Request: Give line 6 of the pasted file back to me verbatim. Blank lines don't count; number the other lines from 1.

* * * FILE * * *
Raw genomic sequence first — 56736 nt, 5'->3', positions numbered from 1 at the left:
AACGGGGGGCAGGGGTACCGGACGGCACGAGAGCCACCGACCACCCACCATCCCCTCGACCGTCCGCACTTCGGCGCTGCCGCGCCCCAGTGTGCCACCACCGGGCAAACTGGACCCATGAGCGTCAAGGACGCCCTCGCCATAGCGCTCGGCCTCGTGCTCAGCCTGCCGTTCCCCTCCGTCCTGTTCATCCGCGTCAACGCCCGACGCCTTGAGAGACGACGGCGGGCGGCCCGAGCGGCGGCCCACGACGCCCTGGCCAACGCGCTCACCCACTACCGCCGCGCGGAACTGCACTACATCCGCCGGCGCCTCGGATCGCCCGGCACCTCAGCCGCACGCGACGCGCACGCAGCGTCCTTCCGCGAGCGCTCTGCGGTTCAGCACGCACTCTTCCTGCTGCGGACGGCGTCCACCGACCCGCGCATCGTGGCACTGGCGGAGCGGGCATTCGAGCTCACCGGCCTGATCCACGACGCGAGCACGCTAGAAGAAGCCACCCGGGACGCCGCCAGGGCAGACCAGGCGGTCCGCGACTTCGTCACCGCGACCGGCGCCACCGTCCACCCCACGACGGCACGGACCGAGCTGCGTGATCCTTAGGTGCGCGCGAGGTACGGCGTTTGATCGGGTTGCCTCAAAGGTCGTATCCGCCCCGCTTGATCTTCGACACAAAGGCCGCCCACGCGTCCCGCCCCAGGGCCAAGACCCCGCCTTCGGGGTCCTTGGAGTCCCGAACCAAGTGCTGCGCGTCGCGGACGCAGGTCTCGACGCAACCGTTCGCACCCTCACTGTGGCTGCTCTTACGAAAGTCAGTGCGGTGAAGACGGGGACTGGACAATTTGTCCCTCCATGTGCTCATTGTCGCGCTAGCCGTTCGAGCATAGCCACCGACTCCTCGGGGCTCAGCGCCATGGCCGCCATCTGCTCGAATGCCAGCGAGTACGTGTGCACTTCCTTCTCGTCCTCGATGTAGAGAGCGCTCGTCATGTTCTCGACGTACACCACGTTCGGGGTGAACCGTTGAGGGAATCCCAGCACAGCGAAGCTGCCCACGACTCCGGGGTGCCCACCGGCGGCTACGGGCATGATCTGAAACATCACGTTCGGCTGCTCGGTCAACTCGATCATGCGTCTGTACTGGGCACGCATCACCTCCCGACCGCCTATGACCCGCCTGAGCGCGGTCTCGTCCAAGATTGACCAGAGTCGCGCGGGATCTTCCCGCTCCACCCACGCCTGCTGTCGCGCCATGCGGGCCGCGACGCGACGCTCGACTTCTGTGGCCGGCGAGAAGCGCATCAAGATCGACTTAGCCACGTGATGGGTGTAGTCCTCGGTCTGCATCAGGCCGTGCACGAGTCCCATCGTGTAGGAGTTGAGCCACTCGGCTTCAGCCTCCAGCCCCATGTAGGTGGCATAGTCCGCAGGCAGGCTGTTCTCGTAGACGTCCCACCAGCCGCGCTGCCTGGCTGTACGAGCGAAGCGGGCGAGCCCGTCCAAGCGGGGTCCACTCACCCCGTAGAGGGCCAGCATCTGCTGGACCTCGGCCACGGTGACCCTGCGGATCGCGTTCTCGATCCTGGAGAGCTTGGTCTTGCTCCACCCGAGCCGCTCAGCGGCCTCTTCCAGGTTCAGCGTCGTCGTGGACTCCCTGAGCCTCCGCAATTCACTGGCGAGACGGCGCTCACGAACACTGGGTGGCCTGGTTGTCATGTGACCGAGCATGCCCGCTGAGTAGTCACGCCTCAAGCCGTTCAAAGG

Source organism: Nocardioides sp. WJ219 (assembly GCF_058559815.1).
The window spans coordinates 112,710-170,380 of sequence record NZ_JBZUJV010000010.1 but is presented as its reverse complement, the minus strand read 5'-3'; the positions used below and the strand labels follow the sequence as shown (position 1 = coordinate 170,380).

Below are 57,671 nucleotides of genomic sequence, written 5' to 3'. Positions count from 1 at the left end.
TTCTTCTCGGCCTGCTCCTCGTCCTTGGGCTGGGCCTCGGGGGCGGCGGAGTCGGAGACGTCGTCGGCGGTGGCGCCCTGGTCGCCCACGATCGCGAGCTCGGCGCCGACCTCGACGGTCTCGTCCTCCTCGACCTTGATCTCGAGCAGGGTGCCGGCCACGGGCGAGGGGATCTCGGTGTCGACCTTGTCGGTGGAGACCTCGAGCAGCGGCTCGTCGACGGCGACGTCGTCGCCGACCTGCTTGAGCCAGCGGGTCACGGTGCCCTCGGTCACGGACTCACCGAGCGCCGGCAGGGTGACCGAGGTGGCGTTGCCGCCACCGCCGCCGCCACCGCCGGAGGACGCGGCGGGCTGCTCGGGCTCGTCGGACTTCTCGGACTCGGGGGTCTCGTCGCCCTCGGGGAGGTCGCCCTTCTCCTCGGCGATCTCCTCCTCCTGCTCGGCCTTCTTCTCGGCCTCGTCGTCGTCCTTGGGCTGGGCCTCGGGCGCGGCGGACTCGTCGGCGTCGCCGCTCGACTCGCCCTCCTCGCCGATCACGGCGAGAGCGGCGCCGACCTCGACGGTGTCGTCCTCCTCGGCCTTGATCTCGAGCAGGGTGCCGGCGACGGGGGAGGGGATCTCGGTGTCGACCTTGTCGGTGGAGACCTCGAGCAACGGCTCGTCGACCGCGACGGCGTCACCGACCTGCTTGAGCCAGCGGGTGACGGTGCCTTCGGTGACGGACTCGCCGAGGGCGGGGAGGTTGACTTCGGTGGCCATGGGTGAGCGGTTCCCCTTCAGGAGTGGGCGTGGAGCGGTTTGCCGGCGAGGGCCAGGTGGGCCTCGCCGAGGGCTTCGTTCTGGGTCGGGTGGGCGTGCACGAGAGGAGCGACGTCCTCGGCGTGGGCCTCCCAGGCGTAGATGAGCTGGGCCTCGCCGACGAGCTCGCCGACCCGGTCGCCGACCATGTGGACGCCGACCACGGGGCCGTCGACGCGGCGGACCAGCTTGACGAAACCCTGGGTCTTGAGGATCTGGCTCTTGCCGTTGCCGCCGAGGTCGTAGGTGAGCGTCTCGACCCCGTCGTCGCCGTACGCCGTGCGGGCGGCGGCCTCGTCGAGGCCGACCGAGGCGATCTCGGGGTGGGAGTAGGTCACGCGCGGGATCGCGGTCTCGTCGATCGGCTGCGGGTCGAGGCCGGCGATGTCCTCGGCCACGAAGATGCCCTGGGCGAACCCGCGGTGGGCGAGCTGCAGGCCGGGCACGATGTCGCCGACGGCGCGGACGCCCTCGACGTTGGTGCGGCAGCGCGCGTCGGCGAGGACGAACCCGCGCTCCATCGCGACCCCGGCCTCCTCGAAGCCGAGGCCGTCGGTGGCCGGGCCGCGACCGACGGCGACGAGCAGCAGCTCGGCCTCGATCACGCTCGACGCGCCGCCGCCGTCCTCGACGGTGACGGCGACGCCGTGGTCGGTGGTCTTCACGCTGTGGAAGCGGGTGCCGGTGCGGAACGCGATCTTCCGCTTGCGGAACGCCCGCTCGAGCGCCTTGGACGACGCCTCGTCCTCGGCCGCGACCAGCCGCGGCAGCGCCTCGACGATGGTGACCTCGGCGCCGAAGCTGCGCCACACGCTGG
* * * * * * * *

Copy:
TTCTTCTCGGCCTGCTCCTCGTCCTTGGGCTGGGCCTCGGGGGCGGCGGAGTCGGAGACGTCGTCGGCGGTGGCGCCCTGGTCGCCCACGATCGCGAGCTCGGCGCCGACCTCGACGGTCTCGTCCTCCTCGACCTTGATCTCGAGCAGGGTGCCGGCCACGGGCGAGGGGATCTCGGTGTCGACCTTGTCGGTGGAGACCTCGAGCAGCGGCTCGTCGACGGCGACGTCGTCGCCGACCTGCTTGAGCCAGCGGGTCACGGTGCCCTCGGTCACGGACTCACCGAGCGCCGGCAGGGTGACCGAGGTGGCGTTGCCGCCACCGCCGCCGCCACCGCCGGAGGACGCGGCGGGCTGCTCGGGCTCGTCGGACTTCTCGGACTCGGGGGTCTCGTCGCCCTCGGGGAGGTCGCCCTTCTCCTCGGCGATCTCCTCCTCCTGCTCGGCCTTCTTCTCGGCCTCGTCGTCGTCCTTGGGCTGGGCCTCGGGCGCGGCGGACTCGTCGGCGTCGCCGCTCGACTCGCCCTCCTCGCCGATCACGGCGAGAGCGGCGCCGACCTCGACGGTGTCGTCCTCCTCGGCCTTGATCTCGAGCAGGGTGCCGGCGACGGGGGAGGGGATCTCGGTGTCGACCTTGTCGGTGGAGACCTCGAGCAACGGCTCGTCGACCGCGACGGCGTCACCGACCTGCTTGAGCCAGCGGGTGACGGTGCCTTCGGTGACGGACTCGCCGAGGGCGGGGAGGTTGACTTCGGTGGCCATGGGTGAGCGGTTCCCCTTCAGGAGTGGGCGTGGAGCGGTTTGCCGGCGAGGGCCAGGTGGGCCTCGCCGAGGGCTTCGTTCTGGGTCGGGTGGGCGTGCACGAGAGGAGCGACGTCCTCGGCGTGGGCCTCCCAGGCGTAGATGAGCTGGGCCTCGCCGACGAGCTCGCCGACCCGGTCGCCGACCATGTGGACGCCGACCACGGGGCCGTCGACGCGGCGGACCAGCTTGACGAAACCCTGGGTCTTGAGGATCTGGCTCTTGCCGTTGCCGCCGAGGTCGTAGGTGAGCGTCTCGACCCCGTCGTCGCCGTACGCCGTGCGGGCGGCGGCCTCGTCGAGGCCGACCGAGGCGATCTCGGGGTGGGAGTAGGTCACGCGCGGGATCGCGGTCTCGTCGATCGGCTGCGGGTCGAGGCCGGCGATGTCCTCGGCCACGAAGATGCCCTGGGCGAACCCGCGGTGGGCGAGCTGCAGGCCGGGCACGATGTCGCCGACGGCGCGGACGCCCTCGACGTTGGTGCGGCAGCGCGCGTCGGCGAGGACGAACCCGCGCTCCATCGCGACCCCGGCCTCCTCGAAGCCGAGGCCGTCGGTGGCCGGGCCGCGACCGACGGCGACGAGCAGCAGCTCGGCCTCGATCACGCTCGACGCGCCGCCGCCGTCCTCGACGGTGACGGCGACGCCGTGGTCGGTGGTCTTCACGCTGTGGAAGCGGGTGCCGGTGCGGAACGCGATCTTCCGCTTGCGGAACGCCCGCTCGAGCGCCTTGGACGACGCCTCGTCCTCGGCCGCGACCAGCCGCGGCAGCGCCTCGACGATGGTGACCTCGGCGCCGAAGCTGCGCCACACGCTGG